Act I. Paris, 1850.
At a party in the house of the courtesan Violetta ValÃ©ry, Gastone introduces Violetta to Alfredo Germont. He had enquired after her daily during a recent illnessâ€”more, Violetta teasingly points out, than her escort, Baron Douphol, did. When a toast is called for, the jealous baron refuses to lead it, so Alfredo obliges.
Violetta faints. She encourages her guests to proceed to the ballroom while she rests. Alfredo stays behind, confessing he has loved her for over a year. Violetta advises him to forget her, but agrees to see him again when the flower she has given him has faded.
When the guests depart, Violetta is surprised at how deeply Alfredo has affected her. She muses that he might be the one for her, but quickly dismisses such thoughts. She will devote herself to pleasure and always be free.
Act II, Scene 1. Several months later, in a house near Paris.
Violetta and Alfredo have been happily living together. He is stunned to learn from Violetta's maid, Annina, that Violetta is selling her possessions to meet their expenses. He leaves for Paris to raise money. An invitation arrives from Flora Bervoix, but Violetta puts it aside.
Violetta receives a visitor who turns out to be Alfredo's father. Germont accuses her of ruining his son. Violetta tells him that it is she who has financed their life together. Touched and embarrassed, he asks her for a sacrifice. Alfredo's sister is to be married, and the scandal of Alfredo's liaison jeopardizes the engagement. Germont asks Violetta to end the affair. With a broken heart, Violetta agrees, only asking him one day to let Alfredo know of her sacrifice.
Violetta writes a farewell letter. She hides it when Alfredo returns. He tells her that his father is expected. She encourages him to meet his father alone and leaves for Paris. Her letter is delivered. Alfredo despairs to learn that she is returning to her old life. His father attempts to comfort him. Alfredo finds Flora's invitation, though, and rushes off.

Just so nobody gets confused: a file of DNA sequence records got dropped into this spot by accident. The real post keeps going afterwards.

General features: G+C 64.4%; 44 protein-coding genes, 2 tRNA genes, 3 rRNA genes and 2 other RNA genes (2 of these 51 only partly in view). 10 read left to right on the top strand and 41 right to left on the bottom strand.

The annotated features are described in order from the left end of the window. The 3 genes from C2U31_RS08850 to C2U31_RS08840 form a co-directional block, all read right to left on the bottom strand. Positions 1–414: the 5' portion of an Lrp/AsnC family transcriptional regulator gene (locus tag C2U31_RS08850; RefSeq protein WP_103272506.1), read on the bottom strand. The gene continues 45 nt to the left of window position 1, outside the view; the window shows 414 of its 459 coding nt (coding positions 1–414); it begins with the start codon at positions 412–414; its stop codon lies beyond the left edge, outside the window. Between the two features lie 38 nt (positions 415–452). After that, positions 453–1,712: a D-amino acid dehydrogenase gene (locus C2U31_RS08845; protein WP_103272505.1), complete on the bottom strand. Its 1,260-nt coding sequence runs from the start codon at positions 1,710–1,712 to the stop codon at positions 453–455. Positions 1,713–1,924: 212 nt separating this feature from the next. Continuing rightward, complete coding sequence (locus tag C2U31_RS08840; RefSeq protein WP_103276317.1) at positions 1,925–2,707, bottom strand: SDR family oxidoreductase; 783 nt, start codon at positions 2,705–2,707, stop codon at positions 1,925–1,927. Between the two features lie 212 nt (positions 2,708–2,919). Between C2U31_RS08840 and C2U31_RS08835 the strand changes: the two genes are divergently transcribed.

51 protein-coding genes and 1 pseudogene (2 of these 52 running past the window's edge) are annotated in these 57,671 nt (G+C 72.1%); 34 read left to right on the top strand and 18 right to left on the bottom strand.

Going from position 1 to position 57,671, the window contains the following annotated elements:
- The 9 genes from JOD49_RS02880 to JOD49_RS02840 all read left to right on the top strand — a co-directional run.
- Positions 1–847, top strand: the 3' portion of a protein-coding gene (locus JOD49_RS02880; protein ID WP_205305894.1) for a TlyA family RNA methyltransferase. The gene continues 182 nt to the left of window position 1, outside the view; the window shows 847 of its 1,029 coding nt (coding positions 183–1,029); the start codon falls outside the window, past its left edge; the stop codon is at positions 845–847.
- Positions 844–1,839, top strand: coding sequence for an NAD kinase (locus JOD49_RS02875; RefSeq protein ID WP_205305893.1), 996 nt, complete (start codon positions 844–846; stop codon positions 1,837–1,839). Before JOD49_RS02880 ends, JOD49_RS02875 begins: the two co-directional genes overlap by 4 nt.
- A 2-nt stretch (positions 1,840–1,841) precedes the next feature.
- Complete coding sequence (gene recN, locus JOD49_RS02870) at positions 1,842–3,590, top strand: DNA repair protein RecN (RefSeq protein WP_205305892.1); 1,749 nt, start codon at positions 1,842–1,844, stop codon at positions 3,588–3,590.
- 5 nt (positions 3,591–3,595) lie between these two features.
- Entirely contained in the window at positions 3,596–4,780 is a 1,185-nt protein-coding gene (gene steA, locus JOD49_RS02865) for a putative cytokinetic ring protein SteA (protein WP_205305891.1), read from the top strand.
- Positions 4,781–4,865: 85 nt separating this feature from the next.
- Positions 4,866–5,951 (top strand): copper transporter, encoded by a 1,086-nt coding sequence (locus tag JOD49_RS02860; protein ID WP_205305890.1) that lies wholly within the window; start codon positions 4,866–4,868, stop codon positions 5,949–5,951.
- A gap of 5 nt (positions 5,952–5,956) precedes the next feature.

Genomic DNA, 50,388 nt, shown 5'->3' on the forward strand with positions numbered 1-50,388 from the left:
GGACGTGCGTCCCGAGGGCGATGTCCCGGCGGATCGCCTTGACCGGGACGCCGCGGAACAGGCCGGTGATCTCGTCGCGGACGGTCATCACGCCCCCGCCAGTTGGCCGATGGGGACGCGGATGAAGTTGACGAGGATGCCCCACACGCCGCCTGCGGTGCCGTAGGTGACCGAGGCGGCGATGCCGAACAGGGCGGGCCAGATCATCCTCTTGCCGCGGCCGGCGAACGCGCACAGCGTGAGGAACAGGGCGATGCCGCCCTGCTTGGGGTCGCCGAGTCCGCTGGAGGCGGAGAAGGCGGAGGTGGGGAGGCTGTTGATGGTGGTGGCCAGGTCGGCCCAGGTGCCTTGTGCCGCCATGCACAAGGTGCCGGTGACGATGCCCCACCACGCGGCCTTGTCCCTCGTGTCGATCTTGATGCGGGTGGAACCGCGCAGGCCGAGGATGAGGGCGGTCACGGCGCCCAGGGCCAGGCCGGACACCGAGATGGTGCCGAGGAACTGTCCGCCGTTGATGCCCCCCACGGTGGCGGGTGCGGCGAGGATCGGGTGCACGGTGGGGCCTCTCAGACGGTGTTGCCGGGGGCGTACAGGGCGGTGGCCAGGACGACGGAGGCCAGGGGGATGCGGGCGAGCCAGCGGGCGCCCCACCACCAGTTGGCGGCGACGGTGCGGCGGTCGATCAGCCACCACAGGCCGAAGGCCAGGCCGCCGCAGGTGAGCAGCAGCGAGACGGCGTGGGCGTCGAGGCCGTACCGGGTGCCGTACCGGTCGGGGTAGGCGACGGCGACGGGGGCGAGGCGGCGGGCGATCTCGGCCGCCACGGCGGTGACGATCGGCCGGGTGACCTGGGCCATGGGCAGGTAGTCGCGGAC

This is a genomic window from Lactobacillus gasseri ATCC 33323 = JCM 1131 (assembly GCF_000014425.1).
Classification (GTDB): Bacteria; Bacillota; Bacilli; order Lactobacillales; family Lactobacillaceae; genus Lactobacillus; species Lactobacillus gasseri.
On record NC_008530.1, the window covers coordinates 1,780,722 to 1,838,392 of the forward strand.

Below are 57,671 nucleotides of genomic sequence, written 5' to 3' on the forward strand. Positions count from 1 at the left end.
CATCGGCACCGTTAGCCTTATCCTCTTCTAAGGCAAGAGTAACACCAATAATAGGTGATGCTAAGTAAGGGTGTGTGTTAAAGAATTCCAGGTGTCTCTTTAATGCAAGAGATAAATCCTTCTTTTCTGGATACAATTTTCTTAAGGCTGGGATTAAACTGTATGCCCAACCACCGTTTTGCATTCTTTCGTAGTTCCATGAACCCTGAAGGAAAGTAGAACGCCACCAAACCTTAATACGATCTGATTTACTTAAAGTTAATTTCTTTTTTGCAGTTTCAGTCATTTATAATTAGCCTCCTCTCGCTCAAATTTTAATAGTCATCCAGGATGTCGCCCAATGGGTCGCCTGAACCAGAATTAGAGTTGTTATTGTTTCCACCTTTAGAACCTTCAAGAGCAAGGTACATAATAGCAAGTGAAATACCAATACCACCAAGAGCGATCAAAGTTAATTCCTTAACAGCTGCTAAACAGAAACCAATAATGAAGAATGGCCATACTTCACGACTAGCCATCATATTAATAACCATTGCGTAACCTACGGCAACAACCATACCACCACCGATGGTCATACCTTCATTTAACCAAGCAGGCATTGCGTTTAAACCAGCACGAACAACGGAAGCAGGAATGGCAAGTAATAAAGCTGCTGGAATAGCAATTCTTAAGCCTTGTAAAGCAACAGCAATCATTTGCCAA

Act II, Scene 2. Flora Bervoix's party, Paris.
Alfredo arrives and heads to the gaming tables. Violetta enters with Baron Douphol, and upon seeing Alfredo, senses impending disaster. Alfredo, on a winning streak, insults her by announcing that he will take his winnings to the country to share with someone who deserted him. The baron challenges Alfredo at cards, and Alfredo continues to win.
Dinner is announced. Violetta stays behind to warn Alfredo of the baron's anger. He agrees to leave only if she will accompany him. Mindful of her promise, she allows Alfredo to believe she loves the baron. Furious, Alfredo hurls his winnings at her feet. The guests are stunned by the insult. Alfredo's father denounces his behavior, and the baron challenges Alfredo to a duel.
Act III. Violetta's apartment in Paris, some months later.
Violetta lies dying of consumption. Dr. Grenvil tells Annina that Violetta has only hours to live. Carnival revelers are heard in the street. Violetta asks Annina how much money is left, instructing her to distribute half to the poor. She rereads a letter from Germont: Alfredo and the baron fought their duel; the baron was wounded but is recovering; Alfredo fled abroad, but, told of her sacrifice, is returning.
Violetta cries out that it is too late and bids farewell to happy dreams. Annina brings news that Alfredo is back. He rushes in begging her forgiveness. Ecstatic, they ignore Violetta's condition, pledging a new life together. When Violetta swoons, Alfredo calls for the doctor, who enters with Germont. It is clear to everyone that she is dying. Violetta whispers that the pain has stopped. As she cries out with joy that her strength is reborn, she falls dead.
By Justin Moss